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Category: KQL

The Print Operator in KQL

Robert Cain continues a series on KQL:

In this post we’ll cover the print operator. This Kusto operator is primarly used as a development tool, to test calculations.

The samples in this post will be run inside the LogAnalytics demo site found at https://aka.ms/LADemo. This demo site has been provided by Microsoft and can be used to learn the Kusto Query Language at no cost to you.

Importantly, this is an operator and not a statement. This is in contrast to languages like T-SQL.

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Power BI Aggregations from Azure Data Explorer Data

Dany Hoter has some recommendations if you’re aggregating data from Azure Data Explorer into Power BI:

Every visual shown in a report in PBI, contains some form of aggregation

The question is how the aggregations are calculated and at which step in the pipe of bringing the data from the data source to the report.

In this article, I’ll be using data coming from Azure Data Explorer aka Kusto aka ADX.

Most of the content is relevant for other sources as well.

Read on for the advice, which I’d call fairly unexpected—I actually expected the recommendation to go the other way for performance reasons.

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Guidance on When to Use Azure Data Explorer

Tzvia Gitlin Troyna has a flow chart for us:

Azure Data Explorer is a big data interactive analytics platform that empowers people to make data driven decisions in a highly agile environment. The factors listed below can help assess if Azure Data Explorer is a good fit for the workload at hand. These are the key questions to ask yourself.

The following flowchart table summarize the key questions to ask when you’re considering using Azure Data Explorer.

In addition to the flow chart, there is a table of three common patterns of interaction which ADE can do well.

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Unit Testing ADX Functions

David Giard builds some tests:

Our application contains many functions that return data stored in Azure Data Explorer (ADX). We wrote these functions in Kusto Query Language (KQL) and each function returns a set of data based on the arguments passed. Although developers tested these functions as they wrote them, we needed a way to validate that the functions continued to work as the code and the data changed.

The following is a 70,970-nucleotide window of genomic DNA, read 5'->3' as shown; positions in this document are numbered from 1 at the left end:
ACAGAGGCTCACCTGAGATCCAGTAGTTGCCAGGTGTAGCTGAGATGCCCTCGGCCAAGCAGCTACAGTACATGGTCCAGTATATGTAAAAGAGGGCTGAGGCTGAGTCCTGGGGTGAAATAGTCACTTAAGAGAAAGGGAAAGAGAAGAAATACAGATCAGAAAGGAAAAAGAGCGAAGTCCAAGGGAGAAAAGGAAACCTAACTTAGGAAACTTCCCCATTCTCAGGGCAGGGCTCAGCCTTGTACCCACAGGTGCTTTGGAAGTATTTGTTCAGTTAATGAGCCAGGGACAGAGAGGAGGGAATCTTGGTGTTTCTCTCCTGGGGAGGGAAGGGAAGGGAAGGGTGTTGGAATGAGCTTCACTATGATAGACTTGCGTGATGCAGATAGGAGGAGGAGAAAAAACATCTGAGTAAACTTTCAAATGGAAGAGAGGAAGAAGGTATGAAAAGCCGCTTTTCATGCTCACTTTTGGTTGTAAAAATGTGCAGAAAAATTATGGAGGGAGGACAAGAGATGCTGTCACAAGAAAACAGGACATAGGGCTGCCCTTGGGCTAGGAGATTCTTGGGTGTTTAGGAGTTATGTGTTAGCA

Automated Unit testing is an essential part of any application development life cycle. It validates that code works properly and minimizes the risk that future code changes will break existing functionality.

In this article, I will discuss the approach we took in automating the testing of ADX functions.

Click through to see how to use the assert() function and build some tests.

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Projecting (Selecting) Results with KQL

Robert Cain continues a series on the Kusto Query Language:

So far in my Fun With KQL series, we have used the column tool, found on the right side of the output pane and described in my original post Fun With KQL – The Kusto Query Language, to arrange and reduce the number of columns in the output.

We can actually limit the number of columns, as well as set their order, right within our KQL query. To accomplish this we use the project operator.

Read on for several good uses of the project operator.

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Bounding Box Queries in Azure Data Explorer

David Giard draws boxes:

For our current project, we are capturing into ADX the location of vehicles over time. Our customer asked us to create a function that would return all vehicles that are within a given bounding box in a given time period. This is useful information when they want to know when a vehicle returns to a building, a neighborhood, or a city.

In this article, I will show how this can be accomplished using built-in functions, the limitations of those functions, and ways to overcome those limitations.

Read on for the naive approach as well as a very interesting one using S2 cells.

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The KQL Extend Operator

Robert Cain continues a series on learning KQL:

When dealing with data, it’s not at all uncommon to want to create a new column of data by performing a calculation with two other columns. A common example is taking two stored columns, the purchase price of an item, and its shipping cost, then adding them together to get a column which wasn’t stored in your dataset, the total amount of the sale.

The Kusto Query Language lets you accomplish this through the extend operator. This operator allows you to manifest new columns in your output data, based on calculations.

As always, Robert has plenty of examples available to view.

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